Skin Tag/Mole Removal

A skin tag is an irritating, sometimes unsightly, fleshy piece of tissue that typically protrudes from the surface of the skin. While harmless, they can be annoying, particularly when in an area such as the underarms, where they can easily be scraped if shaving. Clients often simply want to be rid of them, when mostly founded on visible areas such as the face, eyelids, neck, and groin. Larger skin tags (papillomas) can reach 5 mm or more, but fortunately, most are only about 2-3 mm in size. It is always a good idea to have any new or changing skin lesions examined by one of our advanced aestheticians if you are concerned. These lesions can be removed in a variety of ways and we use Cryotherapy Freezing or Electrocautery and Electrodessication.


  • Aesthetic and cosmetic reasons

  • Enhance self-esteem

  • Avoid bleeding by jewellery, or clothing

  • Avoid causing pain or discomfort


1-3 skin tags/moles                                              £50 each

4-10 skin tags/moles                                            £40 each


  • What are skin tags?

  • Skin tags are more often an irritation rather than a medical problem. They are usually found in the areas of the neck, underarms, eyelids and groin. Frequently hereditary, they can also present during pregnancy due to hormones. They appear as small pigmented protrusions or flaps of flesh, literally hanging from the skin. They become an irritation when they snag on clothing or jewellery or when removing hair, and they can bleed. We find that the most effective way to remove skin tags without scarring is by cosmetic cryotherapy freezing and electrodesiccation.

  • What is a mole?

  • A concentration of pigmented cells within the skin is called a mole and they are very common. These pigmented cells, are melanocytes, or the scientific term, Melanocytic Naevi. At birth most individuals have a few moles and others may develop over time. Moles can appear in any size, with some being barely visible to those that practically cover the entire body. This condition is known as Bathing Trunk Naevi.

  • What causes moles?

  • Most moles result from a harmless overgrowth of the pigmented cells within the deeper layers of the skin. They usually develop spontaneously and can be exacerbated by exposure to UV rays or sunlight, therefore they tend to present on the trunk, arms, and legs. Although most moles appear before 20 years of age, the do continue into the 30s and 40s. Generally, the majority of moles disappear with age. Adults often develop non-mole growths like freckles, lentigines, “liver spots”, and seborrheic keratosis in later adulthood. New moles appearing after age 30 may require close observation, medical evaluation, and possible biopsy. A brand new mole in an adult may be a sign of an evolving abnormal mole or early melanoma. It is important to have any new or changing mole evaluated by your dermatologist.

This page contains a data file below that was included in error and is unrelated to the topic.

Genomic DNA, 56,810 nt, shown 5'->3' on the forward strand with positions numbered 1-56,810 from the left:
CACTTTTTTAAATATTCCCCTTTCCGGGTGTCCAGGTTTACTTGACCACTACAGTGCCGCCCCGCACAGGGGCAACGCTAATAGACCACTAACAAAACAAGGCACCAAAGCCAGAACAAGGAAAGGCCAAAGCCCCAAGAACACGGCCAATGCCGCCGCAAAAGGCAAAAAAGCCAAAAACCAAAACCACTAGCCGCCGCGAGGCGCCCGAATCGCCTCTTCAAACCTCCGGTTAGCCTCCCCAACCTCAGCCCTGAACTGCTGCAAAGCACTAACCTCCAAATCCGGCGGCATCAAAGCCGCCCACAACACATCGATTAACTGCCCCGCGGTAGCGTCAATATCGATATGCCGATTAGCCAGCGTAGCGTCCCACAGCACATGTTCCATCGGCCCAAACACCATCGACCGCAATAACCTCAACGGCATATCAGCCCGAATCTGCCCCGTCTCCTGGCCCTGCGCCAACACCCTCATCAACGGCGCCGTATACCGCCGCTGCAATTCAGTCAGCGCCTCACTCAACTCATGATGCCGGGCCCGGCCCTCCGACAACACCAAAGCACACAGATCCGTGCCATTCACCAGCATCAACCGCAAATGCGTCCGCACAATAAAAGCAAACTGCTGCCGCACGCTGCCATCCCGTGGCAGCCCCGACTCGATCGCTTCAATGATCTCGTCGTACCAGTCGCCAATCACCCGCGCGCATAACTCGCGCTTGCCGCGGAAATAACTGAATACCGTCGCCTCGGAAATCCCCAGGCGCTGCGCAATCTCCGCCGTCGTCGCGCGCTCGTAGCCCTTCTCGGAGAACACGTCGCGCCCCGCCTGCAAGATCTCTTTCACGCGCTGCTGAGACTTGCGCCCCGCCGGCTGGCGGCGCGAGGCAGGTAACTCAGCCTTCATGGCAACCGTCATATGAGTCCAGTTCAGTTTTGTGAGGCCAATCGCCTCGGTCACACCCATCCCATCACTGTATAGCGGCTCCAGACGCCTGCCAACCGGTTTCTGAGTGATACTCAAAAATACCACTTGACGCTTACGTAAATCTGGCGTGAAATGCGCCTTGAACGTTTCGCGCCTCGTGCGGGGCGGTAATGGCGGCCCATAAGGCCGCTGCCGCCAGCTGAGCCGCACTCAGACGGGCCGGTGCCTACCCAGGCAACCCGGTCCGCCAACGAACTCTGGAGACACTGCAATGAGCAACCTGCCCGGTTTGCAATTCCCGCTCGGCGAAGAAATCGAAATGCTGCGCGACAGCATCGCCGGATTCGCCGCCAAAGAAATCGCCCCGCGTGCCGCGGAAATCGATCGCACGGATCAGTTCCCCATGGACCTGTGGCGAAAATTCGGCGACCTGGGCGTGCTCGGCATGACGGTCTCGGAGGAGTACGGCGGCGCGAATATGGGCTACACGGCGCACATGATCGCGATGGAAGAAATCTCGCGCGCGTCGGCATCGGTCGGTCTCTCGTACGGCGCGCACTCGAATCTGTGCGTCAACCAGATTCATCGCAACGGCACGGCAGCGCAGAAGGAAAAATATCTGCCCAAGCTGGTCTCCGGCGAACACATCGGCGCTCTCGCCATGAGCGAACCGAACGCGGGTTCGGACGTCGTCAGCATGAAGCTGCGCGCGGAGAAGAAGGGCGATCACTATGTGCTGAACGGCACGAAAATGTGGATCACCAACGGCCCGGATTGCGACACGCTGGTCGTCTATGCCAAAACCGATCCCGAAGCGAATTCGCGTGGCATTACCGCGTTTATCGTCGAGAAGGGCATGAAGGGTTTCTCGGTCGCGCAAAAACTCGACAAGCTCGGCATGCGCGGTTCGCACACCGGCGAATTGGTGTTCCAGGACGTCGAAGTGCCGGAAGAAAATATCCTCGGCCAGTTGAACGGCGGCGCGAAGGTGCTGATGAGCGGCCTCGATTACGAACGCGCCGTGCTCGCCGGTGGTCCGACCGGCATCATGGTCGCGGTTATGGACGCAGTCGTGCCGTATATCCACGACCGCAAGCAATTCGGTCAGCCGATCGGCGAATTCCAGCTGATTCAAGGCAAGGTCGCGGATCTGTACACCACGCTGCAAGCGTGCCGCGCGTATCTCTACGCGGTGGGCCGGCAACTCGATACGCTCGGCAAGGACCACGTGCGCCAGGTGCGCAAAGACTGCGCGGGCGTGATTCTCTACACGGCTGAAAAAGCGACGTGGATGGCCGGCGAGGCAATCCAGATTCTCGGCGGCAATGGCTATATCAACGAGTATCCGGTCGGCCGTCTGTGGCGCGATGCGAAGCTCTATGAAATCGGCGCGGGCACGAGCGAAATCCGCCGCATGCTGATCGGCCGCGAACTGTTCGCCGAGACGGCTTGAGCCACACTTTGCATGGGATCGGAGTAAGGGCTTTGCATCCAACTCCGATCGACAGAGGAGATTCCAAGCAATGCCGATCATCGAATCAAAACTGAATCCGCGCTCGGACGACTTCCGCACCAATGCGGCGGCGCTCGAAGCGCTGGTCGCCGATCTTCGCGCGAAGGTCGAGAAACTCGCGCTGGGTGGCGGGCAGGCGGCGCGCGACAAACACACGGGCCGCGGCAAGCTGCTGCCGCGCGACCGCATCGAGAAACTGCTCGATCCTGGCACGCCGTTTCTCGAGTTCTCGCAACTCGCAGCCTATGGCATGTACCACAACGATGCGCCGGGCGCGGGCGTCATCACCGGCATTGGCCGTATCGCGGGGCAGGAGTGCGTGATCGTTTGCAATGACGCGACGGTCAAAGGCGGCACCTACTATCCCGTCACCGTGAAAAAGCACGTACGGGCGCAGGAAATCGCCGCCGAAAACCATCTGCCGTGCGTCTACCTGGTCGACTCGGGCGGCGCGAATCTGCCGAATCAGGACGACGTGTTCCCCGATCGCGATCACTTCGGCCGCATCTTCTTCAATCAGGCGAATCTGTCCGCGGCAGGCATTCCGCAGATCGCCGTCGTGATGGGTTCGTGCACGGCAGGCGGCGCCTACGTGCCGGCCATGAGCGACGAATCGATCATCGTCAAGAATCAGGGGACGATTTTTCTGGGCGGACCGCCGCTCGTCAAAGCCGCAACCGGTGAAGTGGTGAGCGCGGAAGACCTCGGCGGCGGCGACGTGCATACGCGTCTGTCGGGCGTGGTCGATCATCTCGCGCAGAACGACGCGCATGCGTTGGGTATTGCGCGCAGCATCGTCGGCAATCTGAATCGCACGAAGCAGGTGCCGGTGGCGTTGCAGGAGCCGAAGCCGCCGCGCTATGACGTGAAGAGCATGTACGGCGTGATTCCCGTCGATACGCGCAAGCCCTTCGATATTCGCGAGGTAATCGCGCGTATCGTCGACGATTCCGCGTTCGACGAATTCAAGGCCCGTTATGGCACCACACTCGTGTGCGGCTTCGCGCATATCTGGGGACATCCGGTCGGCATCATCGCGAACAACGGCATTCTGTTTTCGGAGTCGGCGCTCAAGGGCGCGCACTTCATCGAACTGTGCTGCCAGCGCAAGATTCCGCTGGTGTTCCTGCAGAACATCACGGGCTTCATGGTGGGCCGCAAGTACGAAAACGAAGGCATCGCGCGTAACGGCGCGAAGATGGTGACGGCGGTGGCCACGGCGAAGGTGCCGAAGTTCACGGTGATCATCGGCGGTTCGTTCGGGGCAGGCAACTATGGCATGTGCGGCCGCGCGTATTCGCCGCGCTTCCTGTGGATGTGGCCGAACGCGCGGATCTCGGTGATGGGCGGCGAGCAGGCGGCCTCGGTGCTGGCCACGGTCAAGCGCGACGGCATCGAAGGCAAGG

• Why are moles a concern?

  • Malignant Melanoma is the condition when a mole changes and develops into Skin Cancer. If spotted early, this form of skin cancer, which can be fatal, can be successfully dealt with by surgical excision.

  • Who is at risk?

  • Although the actual presence of moles is not a concern for serious worry, if you have more than 25, there is an indication of susceptibility to Melanoma. Persons with large numbers of moles should take great care regarding unprotected exposure to sunlight and sunbeds. When there is a family history of Malignant Melanoma, the person should be especially aware of and particularly vigilant about changes to their moles.

  • What are the symptoms of a malignancy?

    • The mole that is itchy and painful

    • Size increase or a changing irregular appearance, especially at the edges

    • Change in colour, particularly if the mole turns darker or becomes mottled

    • Spontaneous bleeding

    • New moles develop/extend beyond the original mole (satellite pigmented lesions)

  • How is malignancy diagnosed?

  • Any mole that looks unusual should be examined, although fortunately, most changes in size, shape and colour are simply a benign, non-cancerous increase in the number of pigmented cells. Your doctor will likely want to know about recent changes to the mole as well as your family history in order to assess your risk. Usually, when there are only mild changes, your doctor will record a clinical photograph of it or possibly measure it. He or she will ask you to keep an eye on it and the appearance can be reviewed in a later appointment.

  • General advice:

    • It is best to avoid unnecessary exposure to sunlight, especially between 10 am-2 pm as this is when the sun's rays are strongest.

    • Avoid becoming sunburned by staying covered up on sunny days and apply sunscreen on exposed skin if you are.

    • Get to know your moles by examining them regularly and ask someone to check those you are not able to see yourself.

press to zoom

press to zoom

press to zoom

press to zoom